This project has received funding from the European Union’s Horizon 2020 research and innovation programme under grant agreement No 964220. This website reflects only the author’s view and the Commission is not responsible for any use that may be made of the information it contains.
Uncertainty and limitations of AI presentation and picture of a speaker Ainar Andrews

Alzheimer Europe hosts an Academy session on Artificial Intelligence with AI-Mind contribution

On 24 January 2023, Alzheimer Europe (AE) organised an online Alzheimer’s Associations Academy on the topic of Artificial Intelligence (AI). This event featured presentations from four speakers and was attended by 61 participants including representatives of AE national member associations, members of the European Working Group of People with Dementia (EWGPWD) and representatives from pharmaceutical companies.

As part of this session, we were glad to see two presentations from members of the AI-Mind consortium: one by Ainar Drews (University of Oslo, Norway) about the uncertainties and limitations of AI and one by Dianne Gove (Alzheimer Europe) about the ethics and Public Involvement/stakeholder work conducted in the AI-Mind project.

Profile picture Ainar Drews

Dr Ainar Drews

University of Oslo, Norway

The first speaker was Ainar Drews who provided some information about the AI-Mind project, of which he is the technical coordinator. He defined AI as a broad term that refers to machines performing tasks associated with human cognition. Within this field, there are specific subfields of AI such as machine learning and deep learning.

As he pointed out: while the details of AI can seem overwhelming, it is important not to get caught up in buzzwords and instead focus on specific use cases of AI (or rather machine learning).

In his talk, Ainar focused on the use of AI in public settings and gave examples in the realms of health-care, commercial uses and government services. He went over some common pitfalls in the training of deep learning methods and mentioned some real-life examples where AI reached its limits or was badly applied, or misused.

In the end, the responsibility in the use of AI is usually the most important aspect to focus on when it comes to the limits of AI. The limits of a given method are, in theory, usually quite well-known – but these must be accounted for and mitigated.

Dr Diane Gove, 

Alzheimer Europe, Luxembourg

The second speaker was Dianne Gove who talked about ethical issues linked to the use and trustworthy communication of AI-based dementia risk prediction tools by clinicians in the clinical setting, drawing on the results of a literature review, Public Involvement work and the broader stakeholder involvement of clinicians. Numerous issues emerged from the literature review and the various consultations. In her presentation, Dianne focused on ethical issues related to trust and trustworthiness, the impact AI-based dementia risk prediction on clinical practice, understandability, explainability, accountability, various forms of bias, communication of AI-based risk predictions and the broader societal impact of their use.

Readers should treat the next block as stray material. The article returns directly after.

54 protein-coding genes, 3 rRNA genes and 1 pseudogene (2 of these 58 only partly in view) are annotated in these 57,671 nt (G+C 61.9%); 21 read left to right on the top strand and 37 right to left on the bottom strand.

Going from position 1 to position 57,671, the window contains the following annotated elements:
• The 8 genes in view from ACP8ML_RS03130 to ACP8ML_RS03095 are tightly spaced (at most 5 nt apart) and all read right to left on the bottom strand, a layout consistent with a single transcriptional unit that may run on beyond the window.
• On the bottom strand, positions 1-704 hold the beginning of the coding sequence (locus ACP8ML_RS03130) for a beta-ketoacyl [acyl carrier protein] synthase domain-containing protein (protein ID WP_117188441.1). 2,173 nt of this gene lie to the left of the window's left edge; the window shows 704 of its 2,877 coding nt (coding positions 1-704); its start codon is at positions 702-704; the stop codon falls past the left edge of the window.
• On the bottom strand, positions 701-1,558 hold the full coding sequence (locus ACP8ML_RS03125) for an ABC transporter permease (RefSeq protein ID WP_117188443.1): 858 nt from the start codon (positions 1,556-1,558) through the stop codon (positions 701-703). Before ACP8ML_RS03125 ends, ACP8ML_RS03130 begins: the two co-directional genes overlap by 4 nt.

In her talk, Dianne discussed some of the different topics that emerged from her literature review and the various AI-Mind consultations with people with dementia and mild cognitive impairment and with clinicians. Dianne concluded her presentation by stating that the potential use of AI-based dementia risk prediction in clinical practice is likely to be met with a range of attitudes and expectations from patients, their families and clinicians.

She suggested that the AI-Mind work had been valuable in contributing towards the development of a comprehensive strategy to guide the future implementation and communication of AI-based dementia risk prediction tools, which went beyond the views and perspectives of a limited number of published scholars, and should be further discussed with stakeholders once the tools are in use. 

Both presentations were very well-received and participants had the opportunity to have a great overview of the AI-Mind project. The presentations were followed by an interactive Q&A discussion, during which questions from the audience were addressed by the panel.

It was a great experience to be a part of the Alzheimer’s Association Academy event hosted by Alzheimer Europe, and it was an excellent opportunity to talk about AI in a wider setting, and I much enjoyed hearing great talks by the other speakers on specific use-cases and considerations about the use of AI in dementia research.- summarises Ainar Drews.

More information about this online Alzheimer’s Associations Academy can be found here.